London Heathrow Airport (LHR)
History, Facts and Overview
In the early 1930s, London Heathrow Airport was known as the Great Western Aerodrome and just ten years later, plans were afoot to convert this site into an important regional airport. Additional land was purchased in the mid-1940s close to the suburb of Longford, with the Middlesex hamlet of Heath Row forming the main area, soon becoming the airport's namesake of Heathrow.
In 1946, civilian flights to Argentina commenced and just one year later, Heathrow Airport comprised three runways, with more planned. By the 1950s, the huge Europa Building and Oceanic terminals had been officially opened, with a further terminal added in 1968. Another major date in the history of London Heathrow Airport was 1997, when the London Underground train network was linked to Heathrow, meaning that the city centre could be easily reached in less than one hour.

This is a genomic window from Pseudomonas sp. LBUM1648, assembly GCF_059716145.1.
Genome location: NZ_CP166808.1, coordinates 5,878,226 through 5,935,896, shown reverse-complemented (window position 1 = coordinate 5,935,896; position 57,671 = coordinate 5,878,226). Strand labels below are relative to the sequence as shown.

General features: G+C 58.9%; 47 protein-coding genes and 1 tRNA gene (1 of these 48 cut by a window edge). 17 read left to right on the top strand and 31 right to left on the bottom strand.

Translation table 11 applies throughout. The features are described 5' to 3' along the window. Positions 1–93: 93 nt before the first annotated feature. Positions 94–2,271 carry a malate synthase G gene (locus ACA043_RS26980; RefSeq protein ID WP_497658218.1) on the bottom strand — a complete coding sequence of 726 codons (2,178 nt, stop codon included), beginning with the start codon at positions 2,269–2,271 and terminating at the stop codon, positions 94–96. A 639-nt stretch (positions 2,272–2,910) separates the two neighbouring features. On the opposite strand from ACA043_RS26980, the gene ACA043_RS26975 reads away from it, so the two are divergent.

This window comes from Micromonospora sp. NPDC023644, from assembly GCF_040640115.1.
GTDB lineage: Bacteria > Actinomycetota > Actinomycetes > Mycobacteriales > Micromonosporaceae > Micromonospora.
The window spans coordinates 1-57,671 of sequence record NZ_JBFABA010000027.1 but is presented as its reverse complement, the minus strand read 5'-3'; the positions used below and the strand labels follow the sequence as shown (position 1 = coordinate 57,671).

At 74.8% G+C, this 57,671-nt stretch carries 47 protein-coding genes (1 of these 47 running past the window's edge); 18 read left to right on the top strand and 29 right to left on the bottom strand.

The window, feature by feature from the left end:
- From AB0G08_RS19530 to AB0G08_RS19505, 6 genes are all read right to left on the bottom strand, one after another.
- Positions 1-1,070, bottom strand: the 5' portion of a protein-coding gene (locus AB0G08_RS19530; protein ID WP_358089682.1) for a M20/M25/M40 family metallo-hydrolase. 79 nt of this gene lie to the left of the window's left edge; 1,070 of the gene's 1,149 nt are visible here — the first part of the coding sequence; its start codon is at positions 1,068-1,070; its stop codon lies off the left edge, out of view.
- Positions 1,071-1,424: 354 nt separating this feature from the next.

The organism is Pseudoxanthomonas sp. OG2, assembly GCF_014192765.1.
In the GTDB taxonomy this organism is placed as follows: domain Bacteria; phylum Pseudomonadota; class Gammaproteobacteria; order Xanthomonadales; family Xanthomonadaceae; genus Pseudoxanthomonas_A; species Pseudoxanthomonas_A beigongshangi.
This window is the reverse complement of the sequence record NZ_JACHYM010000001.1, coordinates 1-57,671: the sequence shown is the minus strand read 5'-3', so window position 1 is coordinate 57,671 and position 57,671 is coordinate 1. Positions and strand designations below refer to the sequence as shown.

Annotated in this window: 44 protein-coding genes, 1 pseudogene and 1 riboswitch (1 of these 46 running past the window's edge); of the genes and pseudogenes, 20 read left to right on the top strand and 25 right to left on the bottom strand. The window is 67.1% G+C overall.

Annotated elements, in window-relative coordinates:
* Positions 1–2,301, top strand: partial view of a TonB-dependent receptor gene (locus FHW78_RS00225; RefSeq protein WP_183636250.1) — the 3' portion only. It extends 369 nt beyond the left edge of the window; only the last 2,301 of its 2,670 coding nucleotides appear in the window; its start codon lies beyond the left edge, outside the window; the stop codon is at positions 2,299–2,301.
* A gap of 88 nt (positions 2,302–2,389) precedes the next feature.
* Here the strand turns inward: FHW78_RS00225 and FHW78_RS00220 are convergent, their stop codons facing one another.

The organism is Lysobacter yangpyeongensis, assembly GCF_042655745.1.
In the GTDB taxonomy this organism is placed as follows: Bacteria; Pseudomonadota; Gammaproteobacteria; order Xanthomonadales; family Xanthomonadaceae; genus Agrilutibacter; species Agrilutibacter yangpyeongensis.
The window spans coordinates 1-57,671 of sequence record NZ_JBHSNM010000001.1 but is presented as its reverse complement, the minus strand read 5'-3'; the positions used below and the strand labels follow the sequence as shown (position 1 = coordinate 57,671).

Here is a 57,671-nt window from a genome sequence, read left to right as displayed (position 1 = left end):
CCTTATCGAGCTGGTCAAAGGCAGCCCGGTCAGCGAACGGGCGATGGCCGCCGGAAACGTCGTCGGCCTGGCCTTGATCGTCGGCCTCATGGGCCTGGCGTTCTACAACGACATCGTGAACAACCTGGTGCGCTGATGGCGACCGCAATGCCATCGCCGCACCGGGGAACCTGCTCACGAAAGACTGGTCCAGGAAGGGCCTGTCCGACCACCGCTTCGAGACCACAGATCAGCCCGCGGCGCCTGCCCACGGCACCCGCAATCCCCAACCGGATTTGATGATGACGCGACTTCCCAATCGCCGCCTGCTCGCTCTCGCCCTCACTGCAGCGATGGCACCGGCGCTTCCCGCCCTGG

Terminal 4 was completed in 1986 and some ten years later, the Heathrow Express train arrived and connected the centrally located London Paddington rail station. London Heathrow International Airport (LHR) is currently owned by the Spanish-based BAA (British Airports Authority), who continue to make improvements, including the construction of the new Terminal 5, further runways and endless modern facilities.
Lettered zones and numbered gateways are to be found in each of the terminal buildings at London Heathrow Airport. The best selection of shops and restaurants are sited on the first floor of terminals 1, 3 and 4, including eateries such as Cafe Rouge, Skylark Wetherspoons, Pret a Manger and Costa Coffee. The first floor of Terminal 2 also features a range of airport shops, with World Duty Free, Fortnum and Mason, Hamleys and Harrods all being firm favourites with Heathrow passengers.